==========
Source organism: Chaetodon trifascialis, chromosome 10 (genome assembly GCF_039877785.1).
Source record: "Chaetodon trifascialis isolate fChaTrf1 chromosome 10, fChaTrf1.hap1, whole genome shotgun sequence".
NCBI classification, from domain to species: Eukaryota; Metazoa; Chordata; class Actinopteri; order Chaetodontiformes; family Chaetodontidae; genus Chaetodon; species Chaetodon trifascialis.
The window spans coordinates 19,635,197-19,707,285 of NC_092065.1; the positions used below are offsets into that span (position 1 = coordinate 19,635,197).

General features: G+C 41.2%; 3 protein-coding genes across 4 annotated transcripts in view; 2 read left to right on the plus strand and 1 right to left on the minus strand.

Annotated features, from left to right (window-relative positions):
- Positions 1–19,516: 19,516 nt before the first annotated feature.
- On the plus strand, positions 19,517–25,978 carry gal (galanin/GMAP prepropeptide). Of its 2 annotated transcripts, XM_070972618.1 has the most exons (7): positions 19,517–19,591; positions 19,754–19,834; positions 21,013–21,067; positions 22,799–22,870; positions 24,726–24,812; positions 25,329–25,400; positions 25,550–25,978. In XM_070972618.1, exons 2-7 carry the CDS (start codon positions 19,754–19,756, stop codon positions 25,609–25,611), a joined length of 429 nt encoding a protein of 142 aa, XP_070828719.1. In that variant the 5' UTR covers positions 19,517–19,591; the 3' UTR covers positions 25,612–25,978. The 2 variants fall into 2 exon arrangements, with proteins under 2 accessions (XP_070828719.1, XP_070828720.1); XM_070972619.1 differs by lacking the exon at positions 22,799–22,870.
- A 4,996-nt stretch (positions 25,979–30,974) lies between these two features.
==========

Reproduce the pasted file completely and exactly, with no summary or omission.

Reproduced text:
Source organism: Chaetodon trifascialis, chromosome 10 (genome assembly GCF_039877785.1).
Source record: "Chaetodon trifascialis isolate fChaTrf1 chromosome 10, fChaTrf1.hap1, whole genome shotgun sequence".
NCBI classification, from domain to species: Eukaryota; Metazoa; Chordata; class Actinopteri; order Chaetodontiformes; family Chaetodontidae; genus Chaetodon; species Chaetodon trifascialis.
The window spans coordinates 19,635,197-19,707,285 of NC_092065.1; the positions used below are offsets into that span (position 1 = coordinate 19,635,197).

General features: G+C 41.2%; 3 protein-coding genes across 4 annotated transcripts in view; 2 read left to right on the plus strand and 1 right to left on the minus strand.

Annotated features, from left to right (window-relative positions):
- Positions 1–19,516: 19,516 nt before the first annotated feature.
- On the plus strand, positions 19,517–25,978 carry gal (galanin/GMAP prepropeptide). Of its 2 annotated transcripts, XM_070972618.1 has the most exons (7): positions 19,517–19,591; positions 19,754–19,834; positions 21,013–21,067; positions 22,799–22,870; positions 24,726–24,812; positions 25,329–25,400; positions 25,550–25,978. In XM_070972618.1, exons 2-7 carry the CDS (start codon positions 19,754–19,756, stop codon positions 25,609–25,611), a joined length of 429 nt encoding a protein of 142 aa, XP_070828719.1. In that variant the 5' UTR covers positions 19,517–19,591; the 3' UTR covers positions 25,612–25,978. The 2 variants fall into 2 exon arrangements, with proteins under 2 accessions (XP_070828719.1, XP_070828720.1); XM_070972619.1 differs by lacking the exon at positions 22,799–22,870.
- A 4,996-nt stretch (positions 25,979–30,974) lies between these two features.